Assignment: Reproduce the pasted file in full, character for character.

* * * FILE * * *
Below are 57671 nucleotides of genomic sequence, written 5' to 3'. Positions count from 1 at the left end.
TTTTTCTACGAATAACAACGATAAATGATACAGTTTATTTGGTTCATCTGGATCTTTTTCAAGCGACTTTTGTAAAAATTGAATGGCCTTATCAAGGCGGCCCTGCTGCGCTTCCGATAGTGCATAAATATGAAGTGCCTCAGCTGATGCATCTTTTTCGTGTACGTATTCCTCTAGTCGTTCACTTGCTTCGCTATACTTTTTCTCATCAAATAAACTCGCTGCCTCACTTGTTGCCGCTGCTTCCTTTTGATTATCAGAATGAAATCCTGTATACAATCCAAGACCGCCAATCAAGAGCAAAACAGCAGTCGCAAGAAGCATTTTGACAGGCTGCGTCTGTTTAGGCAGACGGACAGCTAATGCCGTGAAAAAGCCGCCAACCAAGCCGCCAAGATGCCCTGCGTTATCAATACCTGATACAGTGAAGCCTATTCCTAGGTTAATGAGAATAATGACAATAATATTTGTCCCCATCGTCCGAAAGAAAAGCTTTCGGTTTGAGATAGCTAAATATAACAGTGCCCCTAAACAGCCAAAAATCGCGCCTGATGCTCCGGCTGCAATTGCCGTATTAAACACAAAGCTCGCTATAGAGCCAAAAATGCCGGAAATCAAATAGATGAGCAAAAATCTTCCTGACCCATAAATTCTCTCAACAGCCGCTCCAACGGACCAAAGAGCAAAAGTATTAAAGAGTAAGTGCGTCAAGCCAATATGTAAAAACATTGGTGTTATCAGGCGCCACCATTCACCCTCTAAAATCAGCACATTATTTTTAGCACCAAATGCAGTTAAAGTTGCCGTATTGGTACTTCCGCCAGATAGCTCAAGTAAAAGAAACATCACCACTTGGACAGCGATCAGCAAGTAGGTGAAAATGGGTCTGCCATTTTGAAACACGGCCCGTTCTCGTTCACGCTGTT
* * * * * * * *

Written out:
Below are 57671 nucleotides of genomic sequence, written 5' to 3'. Positions count from 1 at the left end.
TTTTTCTACGAATAACAACGATAAATGATACAGTTTATTTGGTTCATCTGGATCTTTTTCAAGCGACTTTTGTAAAAATTGAATGGCCTTATCAAGGCGGCCCTGCTGCGCTTCCGATAGTGCATAAATATGAAGTGCCTCAGCTGATGCATCTTTTTCGTGTACGTATTCCTCTAGTCGTTCACTTGCTTCGCTATACTTTTTCTCATCAAATAAACTCGCTGCCTCACTTGTTGCCGCTGCTTCCTTTTGATTATCAGAATGAAATCCTGTATACAATCCAAGACCGCCAATCAAGAGCAAAACAGCAGTCGCAAGAAGCATTTTGACAGGCTGCGTCTGTTTAGGCAGACGGACAGCTAATGCCGTGAAAAAGCCGCCAACCAAGCCGCCAAGATGCCCTGCGTTATCAATACCTGATACAGTGAAGCCTATTCCTAGGTTAATGAGAATAATGACAATAATATTTGTCCCCATCGTCCGAAAGAAAAGCTTTCGGTTTGAGATAGCTAAATATAACAGTGCCCCTAAACAGCCAAAAATCGCGCCTGATGCTCCGGCTGCAATTGCCGTATTAAACACAAAGCTCGCTATAGAGCCAAAAATGCCGGAAATCAAATAGATGAGCAAAAATCTTCCTGACCCATAAATTCTCTCAACAGCCGCTCCAACGGACCAAAGAGCAAAAGTATTAAAGAGTAAGTGCGTCAAGCCAATATGTAAAAACATTGGTGTTATCAGGCGCCACCATTCACCCTCTAAAATCAGCACATTATTTTTAGCACCAAATGCAGTTAAAGTTGCCGTATTGGTACTTCCGCCAGATAGCTCAAGTAAAAGAAACATCACCACTTGGACAGCGATCAGCAAGTAGGTGAAAATGGGTCTGCCATTTTGAAACACGGCCCGTTCTCGTTCACGCTGTT